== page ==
If you are struggling to pay your bills, it may be possible to file for a reorganization bankruptcy. When you file, you will be required to present a repayment plan to a Florida judge and agree to abide by that plan for up to five years. At the end of a Chapter 13 proceeding, some or all of your debts may be discharged.
How debts are reorganized in a Chapter 13 case
Outstanding debt balances are referred to as priority, secured or unsecured. Priority debts such as income taxes owed or child support payments must generally be paid in full. Secured debts include a mortgage, auto loan or any other balance that is secured by collateral, and these debts must typically be repaid in full during a Chapter 13 proceeding.
Any income that is left over after paying basic expenses must go toward unsecured debts such as medical bills or credit card balances. Any unsecured balances that remain at the end of the repayment period will likely be discharged.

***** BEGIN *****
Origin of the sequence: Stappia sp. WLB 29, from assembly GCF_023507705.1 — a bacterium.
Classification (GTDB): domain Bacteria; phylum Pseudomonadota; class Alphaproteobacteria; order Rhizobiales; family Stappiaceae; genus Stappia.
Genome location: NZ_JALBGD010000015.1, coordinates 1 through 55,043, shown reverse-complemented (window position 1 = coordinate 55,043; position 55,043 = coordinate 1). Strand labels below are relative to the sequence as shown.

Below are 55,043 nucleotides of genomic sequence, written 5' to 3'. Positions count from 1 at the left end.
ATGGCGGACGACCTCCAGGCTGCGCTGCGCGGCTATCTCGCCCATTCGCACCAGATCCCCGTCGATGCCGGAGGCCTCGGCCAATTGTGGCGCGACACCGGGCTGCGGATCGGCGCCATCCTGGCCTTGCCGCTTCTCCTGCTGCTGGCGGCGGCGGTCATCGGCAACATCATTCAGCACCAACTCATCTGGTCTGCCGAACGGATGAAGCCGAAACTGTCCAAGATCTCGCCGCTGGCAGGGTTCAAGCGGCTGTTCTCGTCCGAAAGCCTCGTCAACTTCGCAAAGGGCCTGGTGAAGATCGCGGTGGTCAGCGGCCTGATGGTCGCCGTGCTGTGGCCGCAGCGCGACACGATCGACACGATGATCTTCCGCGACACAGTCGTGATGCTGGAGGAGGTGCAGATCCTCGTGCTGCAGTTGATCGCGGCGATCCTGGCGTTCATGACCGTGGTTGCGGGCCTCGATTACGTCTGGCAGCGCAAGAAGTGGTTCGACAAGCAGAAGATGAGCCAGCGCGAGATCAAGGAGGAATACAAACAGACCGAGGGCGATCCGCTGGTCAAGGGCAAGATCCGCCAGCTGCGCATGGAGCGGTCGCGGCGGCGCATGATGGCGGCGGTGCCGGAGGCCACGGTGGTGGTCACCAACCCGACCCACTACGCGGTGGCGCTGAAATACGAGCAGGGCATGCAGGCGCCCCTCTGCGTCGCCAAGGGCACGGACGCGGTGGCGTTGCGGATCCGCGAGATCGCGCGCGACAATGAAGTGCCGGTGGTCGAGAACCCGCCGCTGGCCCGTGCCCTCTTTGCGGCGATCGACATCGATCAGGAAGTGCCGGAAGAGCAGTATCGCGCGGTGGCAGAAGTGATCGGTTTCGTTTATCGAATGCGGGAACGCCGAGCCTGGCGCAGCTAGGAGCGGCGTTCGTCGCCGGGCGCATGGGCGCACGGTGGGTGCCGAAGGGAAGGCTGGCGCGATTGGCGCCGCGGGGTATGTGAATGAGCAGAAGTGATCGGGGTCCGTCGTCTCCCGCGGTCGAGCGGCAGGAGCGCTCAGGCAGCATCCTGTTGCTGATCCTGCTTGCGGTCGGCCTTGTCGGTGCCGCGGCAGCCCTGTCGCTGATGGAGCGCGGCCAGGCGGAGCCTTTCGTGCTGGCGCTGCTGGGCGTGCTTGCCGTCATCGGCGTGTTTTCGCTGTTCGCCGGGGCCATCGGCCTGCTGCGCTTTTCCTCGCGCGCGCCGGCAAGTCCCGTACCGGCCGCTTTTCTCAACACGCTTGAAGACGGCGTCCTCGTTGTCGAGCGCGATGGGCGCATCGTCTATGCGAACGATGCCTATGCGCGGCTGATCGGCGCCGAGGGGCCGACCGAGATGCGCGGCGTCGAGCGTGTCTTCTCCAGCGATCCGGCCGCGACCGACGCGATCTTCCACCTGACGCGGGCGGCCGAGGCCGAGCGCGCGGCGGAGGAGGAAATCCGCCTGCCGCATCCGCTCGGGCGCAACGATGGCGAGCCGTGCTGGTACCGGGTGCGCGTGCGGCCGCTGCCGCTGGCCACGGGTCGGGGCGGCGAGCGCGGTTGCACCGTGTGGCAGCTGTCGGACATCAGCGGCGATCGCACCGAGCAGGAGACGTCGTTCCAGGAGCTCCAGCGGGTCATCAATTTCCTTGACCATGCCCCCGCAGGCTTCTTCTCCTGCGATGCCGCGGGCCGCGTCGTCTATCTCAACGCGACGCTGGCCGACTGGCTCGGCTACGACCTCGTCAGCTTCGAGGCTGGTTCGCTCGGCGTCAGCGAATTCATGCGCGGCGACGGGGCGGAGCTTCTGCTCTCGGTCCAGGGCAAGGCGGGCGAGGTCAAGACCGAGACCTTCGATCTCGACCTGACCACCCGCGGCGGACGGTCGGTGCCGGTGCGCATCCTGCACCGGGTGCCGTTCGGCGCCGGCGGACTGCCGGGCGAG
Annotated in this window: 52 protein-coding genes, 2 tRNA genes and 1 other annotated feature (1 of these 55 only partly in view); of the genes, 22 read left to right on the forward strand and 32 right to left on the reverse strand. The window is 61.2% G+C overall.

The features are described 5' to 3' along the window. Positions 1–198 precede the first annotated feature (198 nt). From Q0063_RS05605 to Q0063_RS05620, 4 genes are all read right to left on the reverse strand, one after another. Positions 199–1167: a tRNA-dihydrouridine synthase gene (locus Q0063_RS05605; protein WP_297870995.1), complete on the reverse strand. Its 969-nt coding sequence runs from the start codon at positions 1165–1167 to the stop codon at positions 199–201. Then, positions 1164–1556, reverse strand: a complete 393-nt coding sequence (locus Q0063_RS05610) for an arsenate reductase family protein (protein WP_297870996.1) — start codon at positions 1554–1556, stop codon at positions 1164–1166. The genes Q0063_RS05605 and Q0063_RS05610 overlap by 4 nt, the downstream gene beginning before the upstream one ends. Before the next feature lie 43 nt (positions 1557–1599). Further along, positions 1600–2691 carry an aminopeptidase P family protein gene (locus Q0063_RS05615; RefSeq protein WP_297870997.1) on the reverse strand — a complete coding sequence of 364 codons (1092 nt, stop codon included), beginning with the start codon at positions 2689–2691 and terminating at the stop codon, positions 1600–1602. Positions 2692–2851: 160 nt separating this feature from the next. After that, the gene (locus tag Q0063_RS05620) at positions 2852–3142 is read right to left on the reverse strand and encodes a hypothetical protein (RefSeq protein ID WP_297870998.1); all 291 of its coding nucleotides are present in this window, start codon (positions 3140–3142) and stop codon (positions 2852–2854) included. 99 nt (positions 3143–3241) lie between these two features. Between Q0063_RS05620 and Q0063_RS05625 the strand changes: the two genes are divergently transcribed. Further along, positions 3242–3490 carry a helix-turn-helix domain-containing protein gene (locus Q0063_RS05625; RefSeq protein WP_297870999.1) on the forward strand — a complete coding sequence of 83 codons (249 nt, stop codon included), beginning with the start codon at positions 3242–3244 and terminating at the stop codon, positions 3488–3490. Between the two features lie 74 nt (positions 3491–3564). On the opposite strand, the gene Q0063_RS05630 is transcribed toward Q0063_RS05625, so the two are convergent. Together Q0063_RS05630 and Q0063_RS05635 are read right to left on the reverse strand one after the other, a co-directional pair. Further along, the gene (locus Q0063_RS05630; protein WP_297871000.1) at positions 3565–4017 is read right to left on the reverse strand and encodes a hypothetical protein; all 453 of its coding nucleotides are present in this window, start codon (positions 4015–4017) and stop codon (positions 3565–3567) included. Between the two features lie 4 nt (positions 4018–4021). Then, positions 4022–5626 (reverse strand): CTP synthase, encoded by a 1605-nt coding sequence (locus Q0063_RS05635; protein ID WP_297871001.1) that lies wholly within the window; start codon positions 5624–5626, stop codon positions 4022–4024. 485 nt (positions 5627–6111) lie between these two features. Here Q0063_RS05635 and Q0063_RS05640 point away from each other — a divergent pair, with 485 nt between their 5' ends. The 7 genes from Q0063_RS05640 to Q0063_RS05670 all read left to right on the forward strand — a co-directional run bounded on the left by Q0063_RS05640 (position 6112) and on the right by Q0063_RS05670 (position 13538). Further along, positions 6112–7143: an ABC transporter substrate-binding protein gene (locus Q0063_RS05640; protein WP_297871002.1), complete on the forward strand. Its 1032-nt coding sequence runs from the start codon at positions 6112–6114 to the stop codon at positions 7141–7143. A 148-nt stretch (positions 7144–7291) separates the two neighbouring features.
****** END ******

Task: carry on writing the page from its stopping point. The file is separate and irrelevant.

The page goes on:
Not all debts can be discharged
Income and certain business taxes are typically exempt from being discharged at the conclusion of a Chapter 13 case. Furthermore, most private and federal student loan balances will remain intact after your case is discharged. It is important to note that a discharge will not be granted until after you prove that you are current on alimony and child support payments.
If you’re interested in obtaining debt relief without necessarily giving up your assets, it might be worth filing for Chapter 13 bankruptcy. An attorney may be able to help you learn more about the process of doing so and determine whether you qualify. Legal counsel may also talk about the automatic stay and how it could apply in your case.